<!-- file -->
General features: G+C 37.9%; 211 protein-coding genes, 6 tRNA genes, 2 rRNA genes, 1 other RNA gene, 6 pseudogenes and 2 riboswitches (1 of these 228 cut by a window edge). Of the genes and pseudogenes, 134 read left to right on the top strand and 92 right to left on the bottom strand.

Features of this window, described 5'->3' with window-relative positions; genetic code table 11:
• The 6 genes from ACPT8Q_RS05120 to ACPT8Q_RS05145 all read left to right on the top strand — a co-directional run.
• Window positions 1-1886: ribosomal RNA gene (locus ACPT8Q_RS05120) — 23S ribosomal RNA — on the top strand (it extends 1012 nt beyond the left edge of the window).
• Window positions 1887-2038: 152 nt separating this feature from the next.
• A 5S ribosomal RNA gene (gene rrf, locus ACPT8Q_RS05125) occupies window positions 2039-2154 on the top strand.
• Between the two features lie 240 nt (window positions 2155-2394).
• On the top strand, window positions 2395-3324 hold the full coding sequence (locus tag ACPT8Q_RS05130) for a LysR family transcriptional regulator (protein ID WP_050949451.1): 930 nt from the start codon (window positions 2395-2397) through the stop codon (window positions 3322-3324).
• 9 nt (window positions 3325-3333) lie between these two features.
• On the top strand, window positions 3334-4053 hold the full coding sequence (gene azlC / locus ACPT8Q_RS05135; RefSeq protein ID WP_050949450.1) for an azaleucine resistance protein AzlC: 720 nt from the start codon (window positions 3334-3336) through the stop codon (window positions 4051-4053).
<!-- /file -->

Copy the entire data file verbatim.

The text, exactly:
General features: G+C 37.9%; 211 protein-coding genes, 6 tRNA genes, 2 rRNA genes, 1 other RNA gene, 6 pseudogenes and 2 riboswitches (1 of these 228 cut by a window edge). Of the genes and pseudogenes, 134 read left to right on the top strand and 92 right to left on the bottom strand.

Features of this window, described 5'->3' with window-relative positions; genetic code table 11:
• The 6 genes from ACPT8Q_RS05120 to ACPT8Q_RS05145 all read left to right on the top strand — a co-directional run.
• Window positions 1-1886: ribosomal RNA gene (locus ACPT8Q_RS05120) — 23S ribosomal RNA — on the top strand (it extends 1012 nt beyond the left edge of the window).
• Window positions 1887-2038: 152 nt separating this feature from the next.
• A 5S ribosomal RNA gene (gene rrf, locus ACPT8Q_RS05125) occupies window positions 2039-2154 on the top strand.
• Between the two features lie 240 nt (window positions 2155-2394).
• On the top strand, window positions 2395-3324 hold the full coding sequence (locus tag ACPT8Q_RS05130) for a LysR family transcriptional regulator (protein ID WP_050949451.1): 930 nt from the start codon (window positions 2395-2397) through the stop codon (window positions 3322-3324).
• 9 nt (window positions 3325-3333) lie between these two features.
• On the top strand, window positions 3334-4053 hold the full coding sequence (gene azlC / locus ACPT8Q_RS05135; RefSeq protein ID WP_050949450.1) for an azaleucine resistance protein AzlC: 720 nt from the start codon (window positions 3334-3336) through the stop codon (window positions 4051-4053).